- October 19, 2022 9:24 AM
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- August 25, 2022 11:05 AM
Seoul, South Korea -- At least 149 people were killed and scores more were injured in a stampede at a packed Halloween event in central Seoul late Saturday, officials said, in one of South Korea's worst peacetime accidents.
The crowd surge and crush happened in the capital's popular Itaewon district, where local reports said as many as 100,000 people had gone to celebrate Halloween on Saturday night, clogging the area's narrow alleyways and winding streets.
Eye-witnesses described scrambling to get out of the suffocating crowd as people ended up piling on top of one another, with paramedics, quickly overwhelmed by the number of victims, asking passers-by to administer first aid.
"There were so many people just being pushed around and I got caught in the crowd and I couldn't get out at first too," 30-year-old Jeon Ga-eul told AFP. "I felt like an accident was bound to happen."
The fire department told AFP that at least 149 people, including two foreigners, had been killed in the stampede, which occurred around 10:00 pm (1300 GMT).
The ministry of interior said that an estimated 150 people had been injured, as of 6 am local time.
"The high number of casualties was the result of many being trampled during the Halloween event," fire official Choi Seong-beom told reporters at the scene Sunday morning, adding that the death toll could climb.
AFP photos from the scene showed scores of bodies spread on the pavement covered by bed sheets and emergency workers dressed in orange vests loading even more bodies on stretchers into ambulances.
"People were layered on top of others like a tomb. Some were gradually losing their consciousness while some looked dead by that point," one eye-witness told the Yonhap News Agency.
In an interview with local broadcaster YTN, Lee Beom-suk, a doctor who administered first aid to the victims described scenes of tragedy and chaos.
"When I first attempted CPR there were two victims lying on the pavement. But the number exploded soon after, outnumbering first responders at the scene," Lee said. "Many bystanders came to help us with CPR."
"It's hard to put in words to describe," he added. "So many victims' faces were pale. I could not catch their pulse or breath and many of them had a bloody nose. When I tried CPR, I also pumped blood out of their mouths."
- US 'stands with' South Korea -
Twitter user @janelles_story shared a video that she said depicted scenes from Itaewon shortly before the stampede began, in which hundreds of young people, some clad in pirate, cowboy and other Halloween costumes, are seen in a narrow street lined with bars and cafes.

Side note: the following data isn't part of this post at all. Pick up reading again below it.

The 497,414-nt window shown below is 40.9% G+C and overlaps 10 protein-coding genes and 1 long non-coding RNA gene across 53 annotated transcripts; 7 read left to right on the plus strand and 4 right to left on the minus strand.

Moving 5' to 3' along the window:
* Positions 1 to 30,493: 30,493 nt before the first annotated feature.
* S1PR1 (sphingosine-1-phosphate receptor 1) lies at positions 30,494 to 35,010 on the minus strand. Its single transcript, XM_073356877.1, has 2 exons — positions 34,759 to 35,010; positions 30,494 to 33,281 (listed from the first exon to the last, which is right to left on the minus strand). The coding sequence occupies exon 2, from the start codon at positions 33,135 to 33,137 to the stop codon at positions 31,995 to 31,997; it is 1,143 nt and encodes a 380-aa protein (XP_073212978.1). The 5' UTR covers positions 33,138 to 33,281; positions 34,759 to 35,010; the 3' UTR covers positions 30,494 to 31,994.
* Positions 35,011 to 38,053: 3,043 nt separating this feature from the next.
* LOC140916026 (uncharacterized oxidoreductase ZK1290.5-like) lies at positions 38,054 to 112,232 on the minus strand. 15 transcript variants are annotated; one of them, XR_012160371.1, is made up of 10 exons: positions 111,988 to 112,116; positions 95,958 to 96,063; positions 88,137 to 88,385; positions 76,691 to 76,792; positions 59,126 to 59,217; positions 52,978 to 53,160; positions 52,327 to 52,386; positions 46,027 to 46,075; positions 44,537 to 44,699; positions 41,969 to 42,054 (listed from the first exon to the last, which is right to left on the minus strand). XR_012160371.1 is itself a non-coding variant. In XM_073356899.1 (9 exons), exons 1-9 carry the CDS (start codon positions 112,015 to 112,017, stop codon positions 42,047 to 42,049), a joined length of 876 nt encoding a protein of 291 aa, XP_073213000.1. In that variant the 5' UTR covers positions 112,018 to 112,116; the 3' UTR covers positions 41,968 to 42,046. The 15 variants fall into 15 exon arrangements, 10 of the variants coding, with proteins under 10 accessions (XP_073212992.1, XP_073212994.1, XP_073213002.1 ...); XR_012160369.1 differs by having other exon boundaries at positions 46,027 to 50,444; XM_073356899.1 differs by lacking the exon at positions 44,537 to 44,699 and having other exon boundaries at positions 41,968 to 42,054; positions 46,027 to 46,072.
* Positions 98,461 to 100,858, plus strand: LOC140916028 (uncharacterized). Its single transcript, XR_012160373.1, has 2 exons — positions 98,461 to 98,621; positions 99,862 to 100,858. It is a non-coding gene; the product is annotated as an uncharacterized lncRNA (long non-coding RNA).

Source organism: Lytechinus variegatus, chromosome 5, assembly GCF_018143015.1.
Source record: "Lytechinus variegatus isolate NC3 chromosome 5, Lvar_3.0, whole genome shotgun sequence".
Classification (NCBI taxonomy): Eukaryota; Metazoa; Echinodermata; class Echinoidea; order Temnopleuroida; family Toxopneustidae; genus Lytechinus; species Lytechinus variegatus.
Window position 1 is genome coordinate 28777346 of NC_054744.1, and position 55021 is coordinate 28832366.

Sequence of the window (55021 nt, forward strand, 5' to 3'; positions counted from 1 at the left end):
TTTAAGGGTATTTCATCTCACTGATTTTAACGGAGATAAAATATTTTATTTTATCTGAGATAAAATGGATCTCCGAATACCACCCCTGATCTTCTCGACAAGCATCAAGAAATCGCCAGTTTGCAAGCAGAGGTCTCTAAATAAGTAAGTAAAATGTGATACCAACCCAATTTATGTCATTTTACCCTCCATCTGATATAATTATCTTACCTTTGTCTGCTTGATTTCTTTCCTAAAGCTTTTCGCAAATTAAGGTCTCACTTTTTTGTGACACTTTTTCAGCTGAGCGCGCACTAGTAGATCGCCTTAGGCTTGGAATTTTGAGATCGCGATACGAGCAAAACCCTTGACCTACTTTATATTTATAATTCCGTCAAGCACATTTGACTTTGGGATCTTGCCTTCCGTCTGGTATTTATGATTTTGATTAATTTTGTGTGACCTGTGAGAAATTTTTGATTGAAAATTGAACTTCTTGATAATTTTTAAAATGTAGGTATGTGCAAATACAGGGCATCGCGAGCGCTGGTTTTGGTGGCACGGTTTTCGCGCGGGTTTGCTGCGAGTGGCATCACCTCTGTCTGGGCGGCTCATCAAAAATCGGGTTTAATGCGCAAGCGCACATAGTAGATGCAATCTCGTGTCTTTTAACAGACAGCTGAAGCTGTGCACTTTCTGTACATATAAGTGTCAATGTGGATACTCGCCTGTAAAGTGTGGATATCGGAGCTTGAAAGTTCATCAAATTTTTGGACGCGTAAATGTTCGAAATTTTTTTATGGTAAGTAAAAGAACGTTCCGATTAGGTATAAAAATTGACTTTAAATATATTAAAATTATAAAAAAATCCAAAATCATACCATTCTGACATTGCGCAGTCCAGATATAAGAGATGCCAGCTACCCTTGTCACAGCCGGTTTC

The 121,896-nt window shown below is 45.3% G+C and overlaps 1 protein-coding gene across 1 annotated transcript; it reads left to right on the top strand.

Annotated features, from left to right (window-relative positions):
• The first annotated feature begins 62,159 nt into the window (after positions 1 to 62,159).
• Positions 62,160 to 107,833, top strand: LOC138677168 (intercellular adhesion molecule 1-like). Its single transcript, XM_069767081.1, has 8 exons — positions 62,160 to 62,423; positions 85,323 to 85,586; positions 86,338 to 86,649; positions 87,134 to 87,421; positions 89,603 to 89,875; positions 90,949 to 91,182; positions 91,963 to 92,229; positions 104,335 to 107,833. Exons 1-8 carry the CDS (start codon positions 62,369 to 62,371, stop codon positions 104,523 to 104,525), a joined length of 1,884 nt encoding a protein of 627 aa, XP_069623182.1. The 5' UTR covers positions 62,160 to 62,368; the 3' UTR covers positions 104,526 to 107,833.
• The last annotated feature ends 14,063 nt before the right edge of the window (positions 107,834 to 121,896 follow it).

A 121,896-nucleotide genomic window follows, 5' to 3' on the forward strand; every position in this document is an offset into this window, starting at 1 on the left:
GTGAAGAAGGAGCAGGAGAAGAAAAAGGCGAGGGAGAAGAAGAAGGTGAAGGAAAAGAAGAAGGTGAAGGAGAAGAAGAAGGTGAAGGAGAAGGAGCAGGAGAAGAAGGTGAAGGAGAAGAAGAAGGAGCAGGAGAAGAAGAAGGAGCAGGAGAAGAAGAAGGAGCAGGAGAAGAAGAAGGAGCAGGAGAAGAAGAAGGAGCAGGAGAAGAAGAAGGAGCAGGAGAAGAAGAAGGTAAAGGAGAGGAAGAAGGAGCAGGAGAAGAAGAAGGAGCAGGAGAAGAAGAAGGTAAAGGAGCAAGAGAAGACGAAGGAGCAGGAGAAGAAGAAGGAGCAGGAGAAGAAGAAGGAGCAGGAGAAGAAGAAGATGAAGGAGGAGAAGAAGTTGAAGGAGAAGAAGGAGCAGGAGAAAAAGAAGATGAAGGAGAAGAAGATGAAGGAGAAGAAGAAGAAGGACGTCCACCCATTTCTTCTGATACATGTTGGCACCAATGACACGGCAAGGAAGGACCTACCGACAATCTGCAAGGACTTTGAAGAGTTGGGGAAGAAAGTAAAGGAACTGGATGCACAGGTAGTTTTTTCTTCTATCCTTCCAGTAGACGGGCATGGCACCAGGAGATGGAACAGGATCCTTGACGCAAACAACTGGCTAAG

The crowd appears in good spirits and calm at first, but then a commotion begins and people start being pushed and pressed into one another. Screams and gasps are heard and a female voice cries out in English "Shit, shit!" followed by "Oh my god, oh my god!"
The fire department's Choi said the victims' bodies were being transferred to a gym not far from the site of the stampede and to area hospitals to be identified.
Local television showed scores of ambulances streaming to the Soon Chun Hyang University Hospital, where some of the victims had been taken.
President Yoon Suk-yeol ordered officials to dispatch first aid teams and to swiftly secure hospital beds for those affected, the presidential office said.
Meanwhile, Seoul Mayor Oh Se-hoon, who was on a visit to Europe, decided to return home in the wake of the accident, Yonhap reported, citing city officials.
In Washington, Seoul's staunch ally, US President Joe Biden said America "stands with" South Korea after the tragedy.
"We grieve with the people of the Republic of Korea and send our best wishes for a quick recovery to all those who were injured," Biden said in a statement, adding that the United States "stands with the Republic of Korea during this tragic time."
- Emergency first aid -
At the scene, which had been cordoned off by the police and was bathed in the red from hundreds of flashing lights, music continued to play from some bars.
Dazed passers-by sat on the sidewalk, checking their phones. Others comforted themselves, hugging each other even as others -- seemingly unaware of the scale of the tragedy that had unfolded just next to them, continued to celebrate.
Ju Young Possamai, a bartender in the Itaewon district, said he had been to several Halloween celebrations in Korea and was shocked by the tragedy.
"It was very sad to see something that we never, never expected," Possamai, 24, told AFP. "It's always crowded, but nothing like this has ever happened before."
This year's celebration is the first since the pandemic broke out in 2020 at which South Koreans have not been mandated to wear face masks outdoors.
© Agence France-Presse